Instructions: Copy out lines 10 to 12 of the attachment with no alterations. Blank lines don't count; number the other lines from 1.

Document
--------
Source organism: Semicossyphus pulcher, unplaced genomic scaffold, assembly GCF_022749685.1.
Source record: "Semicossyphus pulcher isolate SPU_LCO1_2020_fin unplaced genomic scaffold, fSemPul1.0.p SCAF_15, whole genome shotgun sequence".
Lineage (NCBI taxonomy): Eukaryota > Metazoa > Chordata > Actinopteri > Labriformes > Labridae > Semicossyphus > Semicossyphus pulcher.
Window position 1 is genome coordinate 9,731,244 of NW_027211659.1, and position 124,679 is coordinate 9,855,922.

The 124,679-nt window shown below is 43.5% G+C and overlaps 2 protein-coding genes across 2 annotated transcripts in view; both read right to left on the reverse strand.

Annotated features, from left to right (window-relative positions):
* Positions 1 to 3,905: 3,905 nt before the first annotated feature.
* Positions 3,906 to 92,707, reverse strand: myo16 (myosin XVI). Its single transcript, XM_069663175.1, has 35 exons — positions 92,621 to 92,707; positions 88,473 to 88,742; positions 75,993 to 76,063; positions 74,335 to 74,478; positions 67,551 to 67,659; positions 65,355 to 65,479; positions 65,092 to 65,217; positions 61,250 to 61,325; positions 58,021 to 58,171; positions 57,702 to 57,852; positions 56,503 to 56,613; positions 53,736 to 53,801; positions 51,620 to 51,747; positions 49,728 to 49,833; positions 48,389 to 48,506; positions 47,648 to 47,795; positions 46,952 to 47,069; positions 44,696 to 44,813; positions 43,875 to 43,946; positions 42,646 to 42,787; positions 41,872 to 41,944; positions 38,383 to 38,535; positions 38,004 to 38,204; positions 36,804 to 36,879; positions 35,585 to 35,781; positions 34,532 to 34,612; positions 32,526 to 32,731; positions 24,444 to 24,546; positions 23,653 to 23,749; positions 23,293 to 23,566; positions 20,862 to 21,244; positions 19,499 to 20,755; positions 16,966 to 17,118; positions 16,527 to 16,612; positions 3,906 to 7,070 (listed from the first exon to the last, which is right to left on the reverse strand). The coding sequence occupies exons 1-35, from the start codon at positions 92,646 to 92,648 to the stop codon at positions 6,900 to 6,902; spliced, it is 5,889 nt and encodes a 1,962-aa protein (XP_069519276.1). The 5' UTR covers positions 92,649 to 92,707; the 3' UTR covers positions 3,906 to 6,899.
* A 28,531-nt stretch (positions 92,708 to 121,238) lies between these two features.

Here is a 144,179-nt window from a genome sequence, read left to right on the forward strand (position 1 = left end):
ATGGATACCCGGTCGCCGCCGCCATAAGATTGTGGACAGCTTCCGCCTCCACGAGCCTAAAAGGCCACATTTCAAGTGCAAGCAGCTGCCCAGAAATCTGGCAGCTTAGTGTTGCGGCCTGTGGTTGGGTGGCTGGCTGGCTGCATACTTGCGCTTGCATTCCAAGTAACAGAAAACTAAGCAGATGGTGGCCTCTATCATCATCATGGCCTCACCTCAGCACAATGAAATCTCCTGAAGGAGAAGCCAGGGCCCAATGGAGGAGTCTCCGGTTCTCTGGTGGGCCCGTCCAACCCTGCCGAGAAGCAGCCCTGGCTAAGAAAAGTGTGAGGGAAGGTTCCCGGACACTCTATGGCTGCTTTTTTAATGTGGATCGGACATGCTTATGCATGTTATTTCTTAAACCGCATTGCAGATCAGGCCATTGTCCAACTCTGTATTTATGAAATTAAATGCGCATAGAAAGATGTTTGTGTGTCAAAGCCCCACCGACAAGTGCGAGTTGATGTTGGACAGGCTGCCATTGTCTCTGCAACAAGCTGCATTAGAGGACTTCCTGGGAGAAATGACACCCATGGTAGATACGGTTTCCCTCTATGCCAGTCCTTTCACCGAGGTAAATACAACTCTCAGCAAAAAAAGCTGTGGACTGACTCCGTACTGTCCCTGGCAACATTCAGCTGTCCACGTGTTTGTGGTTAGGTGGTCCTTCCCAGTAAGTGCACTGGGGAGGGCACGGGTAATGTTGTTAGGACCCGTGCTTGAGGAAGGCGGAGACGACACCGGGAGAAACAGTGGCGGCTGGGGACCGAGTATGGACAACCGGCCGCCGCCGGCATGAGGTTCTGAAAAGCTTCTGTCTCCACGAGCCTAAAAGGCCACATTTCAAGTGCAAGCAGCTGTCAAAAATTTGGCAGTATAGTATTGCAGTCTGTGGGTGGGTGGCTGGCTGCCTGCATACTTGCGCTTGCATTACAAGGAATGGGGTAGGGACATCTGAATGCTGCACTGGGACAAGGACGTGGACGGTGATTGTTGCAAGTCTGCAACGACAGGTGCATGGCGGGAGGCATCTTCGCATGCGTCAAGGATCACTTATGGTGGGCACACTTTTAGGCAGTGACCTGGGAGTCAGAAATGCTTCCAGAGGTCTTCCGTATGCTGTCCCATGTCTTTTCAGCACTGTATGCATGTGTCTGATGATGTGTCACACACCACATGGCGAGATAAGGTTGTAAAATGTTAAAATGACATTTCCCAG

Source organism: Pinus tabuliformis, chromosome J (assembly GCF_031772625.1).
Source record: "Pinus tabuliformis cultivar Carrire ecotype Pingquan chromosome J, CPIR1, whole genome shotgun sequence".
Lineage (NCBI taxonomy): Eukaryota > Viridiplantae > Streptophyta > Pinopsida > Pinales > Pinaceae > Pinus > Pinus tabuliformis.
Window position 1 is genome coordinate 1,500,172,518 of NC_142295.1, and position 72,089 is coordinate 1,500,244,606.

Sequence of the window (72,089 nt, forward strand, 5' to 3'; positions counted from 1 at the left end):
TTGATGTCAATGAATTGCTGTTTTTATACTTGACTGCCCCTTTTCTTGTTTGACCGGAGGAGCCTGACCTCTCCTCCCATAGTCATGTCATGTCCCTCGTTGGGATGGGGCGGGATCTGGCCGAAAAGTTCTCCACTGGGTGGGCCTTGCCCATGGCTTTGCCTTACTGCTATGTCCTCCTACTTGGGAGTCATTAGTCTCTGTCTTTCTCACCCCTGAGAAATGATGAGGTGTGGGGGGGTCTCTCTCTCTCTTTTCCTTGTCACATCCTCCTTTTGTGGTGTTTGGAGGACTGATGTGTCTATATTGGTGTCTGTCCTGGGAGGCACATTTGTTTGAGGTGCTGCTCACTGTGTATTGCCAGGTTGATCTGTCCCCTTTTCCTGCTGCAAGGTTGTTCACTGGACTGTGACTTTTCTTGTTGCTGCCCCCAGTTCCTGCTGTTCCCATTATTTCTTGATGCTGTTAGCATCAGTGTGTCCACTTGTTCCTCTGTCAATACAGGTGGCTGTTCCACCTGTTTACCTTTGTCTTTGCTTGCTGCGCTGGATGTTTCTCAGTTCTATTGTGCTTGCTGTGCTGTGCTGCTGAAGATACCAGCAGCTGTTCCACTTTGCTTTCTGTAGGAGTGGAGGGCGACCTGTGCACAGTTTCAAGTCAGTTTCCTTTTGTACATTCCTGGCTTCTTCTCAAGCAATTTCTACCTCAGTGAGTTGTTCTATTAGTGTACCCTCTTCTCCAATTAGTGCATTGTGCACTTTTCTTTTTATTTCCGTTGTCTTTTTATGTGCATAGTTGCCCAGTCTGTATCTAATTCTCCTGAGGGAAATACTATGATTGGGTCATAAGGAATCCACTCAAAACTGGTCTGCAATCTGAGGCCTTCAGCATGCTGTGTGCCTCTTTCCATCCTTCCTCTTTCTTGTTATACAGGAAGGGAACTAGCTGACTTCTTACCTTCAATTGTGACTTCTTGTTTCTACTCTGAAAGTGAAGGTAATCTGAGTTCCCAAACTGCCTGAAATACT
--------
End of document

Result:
Here is a 144,179-nt window from a genome sequence, read left to right on the forward strand (position 1 = left end):
ATGGATACCCGGTCGCCGCCGCCATAAGATTGTGGACAGCTTCCGCCTCCACGAGCCTAAAAGGCCACATTTCAAGTGCAAGCAGCTGCCCAGAAATCTGGCAGCTTAGTGTTGCGGCCTGTGGTTGGGTGGCTGGCTGGCTGCATACTTGCGCTTGCATTCCAAGTAACAGAAAACTAAGCAGATGGTGGCCTCTATCATCATCATGGCCTCACCTCAGCACAATGAAATCTCCTGAAGGAGAAGCCAGGGCCCAATGGAGGAGTCTCCGGTTCTCTGGTGGGCCCGTCCAACCCTGCCGAGAAGCAGCCCTGGCTAAGAAAAGTGTGAGGGAAGGTTCCCGGACACTCTATGGCTGCTTTTTTAATGTGGATCGGACATGCTTATGCATGTTATTTCTTAAACCGCATTGCAGATCAGGCCATTGTCCAACTCTGTATTTATGAAATTAAATGCGCATAGAAAGATGTTTGTGTGTCAAAGCCCCACCGACAAGTGCGAGTTGATGTTGGACAGGCTGCCATTGTCTCTGCAACAAGCTGCATTAGAGGACTTCCTGGGAGAAATGACACCCATGGTAGATACGGTTTCCCTCTATGCCAGTCCTTTCACCGAGGTAAATACAACTCTCAGCAAAAAAAGCTGTGGACTGACTCCGTACTGTCCCTGGCAACATTCAGCTGTCCACGTGTTTGTGGTTAGGTGGTCCTTCCCAGTAAGTGCACTGGGGAGGGCACGGGTAATGTTGTTAGGACCCGTGCTTGAGGAAGGCGGAGACGACACCGGGAGAAACAGTGGCGGCTGGGGACCGAGTATGGACAACCGGCCGCCGCCGGCATGAGGTTCTGAAAAGCTTCTGTCTCCACGAGCCTAAAAGGCCACATTTCAAGTGCAAGCAGCTGTCAAAAATTTGGCAGTATAGTATTGCAGTCTGTGGGTGGGTGGCTGGCTGCCTGCATACTTGCGCTTGCATTACAAGGAATGGGGTAGGGACATCTGAATGCTGCACTGGGACAAGGACGTGGACGGTGATTGTTGCAAGTCTGCAACGACAGGTGCATGGCGGGAGGCATCTTCGCATGCGTCAAGGATCACTTATGGTGGGCACACTTTTAGGCAGTGACCTGGGAGTCAGAAATGCTTCCAGAGGTCTTCCGTATGCTGTCCCATGTCTTTTCAGCACTGTATGCATGTGTCTGATGATGTGTCACACACCACATGGCGAGATAAGGTTGTAAAATGTTAAAATGACATTTCCCAG

Source organism: Pinus tabuliformis, chromosome J (assembly GCF_031772625.1).